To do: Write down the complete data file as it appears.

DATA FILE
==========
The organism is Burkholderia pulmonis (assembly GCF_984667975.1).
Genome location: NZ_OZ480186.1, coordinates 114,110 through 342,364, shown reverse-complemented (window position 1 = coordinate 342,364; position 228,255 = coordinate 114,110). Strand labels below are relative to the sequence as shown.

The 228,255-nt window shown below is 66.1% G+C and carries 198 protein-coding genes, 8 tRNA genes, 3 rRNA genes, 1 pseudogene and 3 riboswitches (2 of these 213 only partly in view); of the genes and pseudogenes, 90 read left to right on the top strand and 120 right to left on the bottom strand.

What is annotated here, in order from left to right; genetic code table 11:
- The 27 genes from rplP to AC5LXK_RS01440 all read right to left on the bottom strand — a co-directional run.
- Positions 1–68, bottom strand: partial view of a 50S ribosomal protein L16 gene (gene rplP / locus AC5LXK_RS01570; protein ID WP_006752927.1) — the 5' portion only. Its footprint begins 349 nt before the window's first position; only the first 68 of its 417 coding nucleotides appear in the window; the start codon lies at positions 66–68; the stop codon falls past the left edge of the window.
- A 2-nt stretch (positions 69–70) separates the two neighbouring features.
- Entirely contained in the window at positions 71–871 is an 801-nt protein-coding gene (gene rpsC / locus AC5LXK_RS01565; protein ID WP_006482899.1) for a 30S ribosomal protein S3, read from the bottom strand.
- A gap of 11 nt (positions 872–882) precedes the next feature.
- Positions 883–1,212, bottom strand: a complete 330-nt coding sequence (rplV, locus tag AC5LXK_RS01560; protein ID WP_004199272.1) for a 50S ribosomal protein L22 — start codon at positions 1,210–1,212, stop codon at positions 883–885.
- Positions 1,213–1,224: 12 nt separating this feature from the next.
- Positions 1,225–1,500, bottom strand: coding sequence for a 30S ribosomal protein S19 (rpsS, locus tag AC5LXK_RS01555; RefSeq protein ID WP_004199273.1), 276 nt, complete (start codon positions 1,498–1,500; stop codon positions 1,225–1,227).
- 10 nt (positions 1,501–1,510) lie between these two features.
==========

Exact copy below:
The organism is Burkholderia pulmonis (assembly GCF_984667975.1).
Genome location: NZ_OZ480186.1, coordinates 114,110 through 342,364, shown reverse-complemented (window position 1 = coordinate 342,364; position 228,255 = coordinate 114,110). Strand labels below are relative to the sequence as shown.

The 228,255-nt window shown below is 66.1% G+C and carries 198 protein-coding genes, 8 tRNA genes, 3 rRNA genes, 1 pseudogene and 3 riboswitches (2 of these 213 only partly in view); of the genes and pseudogenes, 90 read left to right on the top strand and 120 right to left on the bottom strand.

What is annotated here, in order from left to right; genetic code table 11:
- The 27 genes from rplP to AC5LXK_RS01440 all read right to left on the bottom strand — a co-directional run.
- Positions 1–68, bottom strand: partial view of a 50S ribosomal protein L16 gene (gene rplP / locus AC5LXK_RS01570; protein ID WP_006752927.1) — the 5' portion only. Its footprint begins 349 nt before the window's first position; only the first 68 of its 417 coding nucleotides appear in the window; the start codon lies at positions 66–68; the stop codon falls past the left edge of the window.
- A 2-nt stretch (positions 69–70) separates the two neighbouring features.
- Entirely contained in the window at positions 71–871 is an 801-nt protein-coding gene (gene rpsC / locus AC5LXK_RS01565; protein ID WP_006482899.1) for a 30S ribosomal protein S3, read from the bottom strand.
- A gap of 11 nt (positions 872–882) precedes the next feature.
- Positions 883–1,212, bottom strand: a complete 330-nt coding sequence (rplV, locus tag AC5LXK_RS01560; protein ID WP_004199272.1) for a 50S ribosomal protein L22 — start codon at positions 1,210–1,212, stop codon at positions 883–885.
- Positions 1,213–1,224: 12 nt separating this feature from the next.
- Positions 1,225–1,500, bottom strand: coding sequence for a 30S ribosomal protein S19 (rpsS, locus tag AC5LXK_RS01555; RefSeq protein ID WP_004199273.1), 276 nt, complete (start codon positions 1,498–1,500; stop codon positions 1,225–1,227).
- 10 nt (positions 1,501–1,510) lie between these two features.